Kurtis Bedford has acted in dozens of movies, TV shows and commercials. His first role was as a “bored teen” in the 1996 horror classic Scream, and he’s also known for his work in the HBO hospital comedy Getting On, which ran from 2013 to 2015.

These days, Bedford is playing his toughest and most rewarding role yet. He’s a dad of two boys and leader of a Cub Scout pack. Bedford is Cubmaster of Pack 226 of Chatsworth, Calif., part of the BSA’s Western Los Angeles County Council.

He wasn’t in Scouting as a kid, but Bedford has seen the way Scouting helps his sons — one a Boy Scout and the other a Wolf— learn and grow. As you’ll read below, he eventually signed up as a volunteer and — “bada-bing badda-bam” — found himself wearing the Cubmaster badge.

I caught up with Bedford by email to ask 5 Quick Questions about what got him interested in Scouting, how he juggles his time as a working actor and Scout leader, and whether he’s ever used his Hollywood connections to help his Cub Scouts.

Bryan on Scouting: You weren’t in Scouting as a youth. How and why did you get involved?

Kurtis Bedford: For years, my sister had been trying to get me involved in the pack my two nephews were in and where she was the Cubmaster.

I really had no interest, mostly because I didn’t like where the BSA was politically. Years later, after the BSA changed its stance on some important issues to my family, my wife decided that Cub Scouts would be a great program for our oldest, who was in the third grade at the time. She signed him up with my sister’s pack. After about a month of this, she wanted me to start taking him to the meetings. I felt a little hoodwinked ;).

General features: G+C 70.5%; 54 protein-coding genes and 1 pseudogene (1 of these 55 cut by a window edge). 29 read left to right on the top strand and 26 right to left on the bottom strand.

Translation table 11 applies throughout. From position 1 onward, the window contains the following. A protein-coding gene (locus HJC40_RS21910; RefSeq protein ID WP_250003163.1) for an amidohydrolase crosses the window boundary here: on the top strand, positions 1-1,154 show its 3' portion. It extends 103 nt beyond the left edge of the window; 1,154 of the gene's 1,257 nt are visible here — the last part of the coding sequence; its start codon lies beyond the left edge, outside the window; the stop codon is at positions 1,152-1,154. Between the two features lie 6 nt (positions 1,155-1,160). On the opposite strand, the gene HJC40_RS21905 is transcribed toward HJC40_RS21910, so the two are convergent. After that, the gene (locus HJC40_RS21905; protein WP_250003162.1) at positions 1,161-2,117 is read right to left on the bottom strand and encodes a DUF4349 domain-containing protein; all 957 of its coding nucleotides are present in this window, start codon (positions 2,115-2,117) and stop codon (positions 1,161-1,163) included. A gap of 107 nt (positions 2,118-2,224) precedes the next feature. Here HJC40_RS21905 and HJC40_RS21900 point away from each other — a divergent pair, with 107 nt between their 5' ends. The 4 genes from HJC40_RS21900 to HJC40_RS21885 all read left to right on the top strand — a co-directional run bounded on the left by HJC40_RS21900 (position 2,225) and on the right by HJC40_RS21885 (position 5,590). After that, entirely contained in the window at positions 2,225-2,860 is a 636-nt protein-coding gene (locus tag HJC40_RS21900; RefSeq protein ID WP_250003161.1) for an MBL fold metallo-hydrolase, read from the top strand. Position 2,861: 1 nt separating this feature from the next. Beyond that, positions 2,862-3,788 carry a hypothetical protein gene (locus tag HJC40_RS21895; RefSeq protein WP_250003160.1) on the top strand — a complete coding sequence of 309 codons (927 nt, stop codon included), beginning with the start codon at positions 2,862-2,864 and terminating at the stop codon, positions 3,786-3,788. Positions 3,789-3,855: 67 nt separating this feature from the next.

For the first month or so, I was one of those parents who comes in with their child and spends the hour on my phone just waiting for it all to be over. But I also have a habit of being a fixer. I fix things that I see are broken; I do it all the time. The pack, at the time, was small. It had a Cubmaster who was a great guy but was too overworked.

Without a lot of parental involvement, he was trying to do it all himself, and it was simply too much for him to do alone. At first I volunteered to chair the float for a holiday parade we were in. Then I offered to build a website. Next thing I knew, I was donning the uniform and taking over the Webelos.

Bada-bing badda-bam, I was the next Cubmaster.

BOS: What advice would you give to families considering joining Scouting?

Kurtis Bedford: Do it. I guarantee that there is a unit out there with like-minded families just waiting for you to join. It might not be the first one you look at, but they are out there waiting for you.

One of the things I love the most about my pack is that I would hang out with any of the families outside of the pack activities. It makes campouts really enjoyable.

BOS: As a working actor, you must have an always-shifting schedule. How are you able to find time for meetings and outings?

Kurtis Bedford: The first year as Cubmaster was difficult as I was trying to build the pack back up. When I took over, we were down to, I believe, seven Cub Scouts.

By the end of that first year we were up to 27.

With the added Cub Scouts came active parents, including some who turned in an adult application along with their child’s.